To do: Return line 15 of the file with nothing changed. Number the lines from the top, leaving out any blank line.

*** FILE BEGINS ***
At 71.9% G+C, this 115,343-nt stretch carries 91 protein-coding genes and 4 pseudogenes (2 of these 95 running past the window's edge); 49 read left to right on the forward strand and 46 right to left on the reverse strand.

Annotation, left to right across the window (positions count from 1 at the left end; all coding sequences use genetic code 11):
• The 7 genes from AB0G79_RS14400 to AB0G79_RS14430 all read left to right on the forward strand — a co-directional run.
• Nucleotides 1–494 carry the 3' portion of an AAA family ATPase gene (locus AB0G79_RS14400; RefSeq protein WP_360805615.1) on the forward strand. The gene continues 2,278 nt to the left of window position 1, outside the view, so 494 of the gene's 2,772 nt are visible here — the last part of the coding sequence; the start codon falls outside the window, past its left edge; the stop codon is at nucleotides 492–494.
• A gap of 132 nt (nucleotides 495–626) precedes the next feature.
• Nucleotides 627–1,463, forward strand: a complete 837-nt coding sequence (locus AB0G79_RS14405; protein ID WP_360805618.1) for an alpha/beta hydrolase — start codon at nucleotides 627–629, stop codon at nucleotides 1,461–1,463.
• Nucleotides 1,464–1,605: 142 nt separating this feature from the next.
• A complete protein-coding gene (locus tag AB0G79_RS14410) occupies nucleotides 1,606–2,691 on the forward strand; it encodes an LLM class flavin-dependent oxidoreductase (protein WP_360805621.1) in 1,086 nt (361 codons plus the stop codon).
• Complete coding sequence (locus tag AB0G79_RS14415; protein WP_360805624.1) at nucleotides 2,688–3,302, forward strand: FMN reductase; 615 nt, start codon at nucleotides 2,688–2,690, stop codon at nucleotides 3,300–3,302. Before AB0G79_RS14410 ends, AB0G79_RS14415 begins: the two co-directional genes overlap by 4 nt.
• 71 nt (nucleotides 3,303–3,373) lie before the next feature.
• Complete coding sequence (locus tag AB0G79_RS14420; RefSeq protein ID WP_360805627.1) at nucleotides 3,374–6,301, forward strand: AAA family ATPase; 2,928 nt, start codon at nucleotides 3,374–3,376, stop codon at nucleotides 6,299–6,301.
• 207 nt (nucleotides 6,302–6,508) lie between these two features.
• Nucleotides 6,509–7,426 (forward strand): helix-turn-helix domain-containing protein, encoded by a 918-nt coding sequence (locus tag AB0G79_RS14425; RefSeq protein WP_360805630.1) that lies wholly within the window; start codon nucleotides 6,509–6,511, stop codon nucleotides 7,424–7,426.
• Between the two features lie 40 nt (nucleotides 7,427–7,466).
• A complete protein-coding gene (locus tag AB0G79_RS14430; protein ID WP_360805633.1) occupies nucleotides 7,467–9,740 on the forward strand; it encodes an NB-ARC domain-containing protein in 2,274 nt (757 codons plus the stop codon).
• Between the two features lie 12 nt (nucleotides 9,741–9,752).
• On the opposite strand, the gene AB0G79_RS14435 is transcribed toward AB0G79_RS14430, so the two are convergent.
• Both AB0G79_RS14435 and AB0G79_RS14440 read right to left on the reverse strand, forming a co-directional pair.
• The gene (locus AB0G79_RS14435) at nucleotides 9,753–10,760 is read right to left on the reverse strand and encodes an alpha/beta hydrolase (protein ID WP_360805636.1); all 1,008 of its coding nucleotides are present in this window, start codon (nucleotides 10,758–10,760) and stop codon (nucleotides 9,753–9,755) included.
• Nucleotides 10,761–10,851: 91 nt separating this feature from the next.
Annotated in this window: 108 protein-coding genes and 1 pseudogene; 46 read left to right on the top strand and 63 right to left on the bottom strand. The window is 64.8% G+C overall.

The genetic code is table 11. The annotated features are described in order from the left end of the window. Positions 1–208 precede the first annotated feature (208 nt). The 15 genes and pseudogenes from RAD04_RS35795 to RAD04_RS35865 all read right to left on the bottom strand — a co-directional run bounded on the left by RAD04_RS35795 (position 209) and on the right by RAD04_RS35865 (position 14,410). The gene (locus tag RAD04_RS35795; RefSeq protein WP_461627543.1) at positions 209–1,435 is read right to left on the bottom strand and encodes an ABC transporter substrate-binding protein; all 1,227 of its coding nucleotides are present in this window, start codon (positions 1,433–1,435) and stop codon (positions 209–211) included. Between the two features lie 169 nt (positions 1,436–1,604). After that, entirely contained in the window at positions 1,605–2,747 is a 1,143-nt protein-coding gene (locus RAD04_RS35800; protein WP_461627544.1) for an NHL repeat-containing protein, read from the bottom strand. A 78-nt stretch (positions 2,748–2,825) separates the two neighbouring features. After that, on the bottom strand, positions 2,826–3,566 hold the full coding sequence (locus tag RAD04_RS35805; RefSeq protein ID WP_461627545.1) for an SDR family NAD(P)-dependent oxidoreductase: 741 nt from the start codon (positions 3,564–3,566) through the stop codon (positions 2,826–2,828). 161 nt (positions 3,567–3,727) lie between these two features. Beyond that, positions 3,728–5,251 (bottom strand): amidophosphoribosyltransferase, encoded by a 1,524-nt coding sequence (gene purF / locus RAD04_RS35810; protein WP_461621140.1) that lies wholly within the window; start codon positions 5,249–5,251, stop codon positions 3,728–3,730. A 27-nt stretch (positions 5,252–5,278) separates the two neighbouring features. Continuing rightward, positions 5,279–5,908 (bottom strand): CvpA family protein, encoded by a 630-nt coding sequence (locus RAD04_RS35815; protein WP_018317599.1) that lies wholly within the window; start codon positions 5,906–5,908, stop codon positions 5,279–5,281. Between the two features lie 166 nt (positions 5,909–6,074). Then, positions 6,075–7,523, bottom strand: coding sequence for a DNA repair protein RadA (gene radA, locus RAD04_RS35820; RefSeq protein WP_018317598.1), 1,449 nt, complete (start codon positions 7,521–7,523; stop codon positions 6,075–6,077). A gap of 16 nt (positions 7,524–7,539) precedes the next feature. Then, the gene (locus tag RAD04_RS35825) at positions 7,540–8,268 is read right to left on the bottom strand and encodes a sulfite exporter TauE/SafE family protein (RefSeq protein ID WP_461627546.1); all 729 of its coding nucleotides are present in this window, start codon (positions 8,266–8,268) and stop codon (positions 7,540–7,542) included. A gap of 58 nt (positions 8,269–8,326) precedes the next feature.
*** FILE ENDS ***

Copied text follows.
• A complete protein-coding gene (locus tag AB0G79_RS14430; protein ID WP_360805633.1) occupies nucleotides 7,467–9,740 on the forward strand; it encodes an NB-ARC domain-containing protein in 2,274 nt (757 codons plus the stop codon).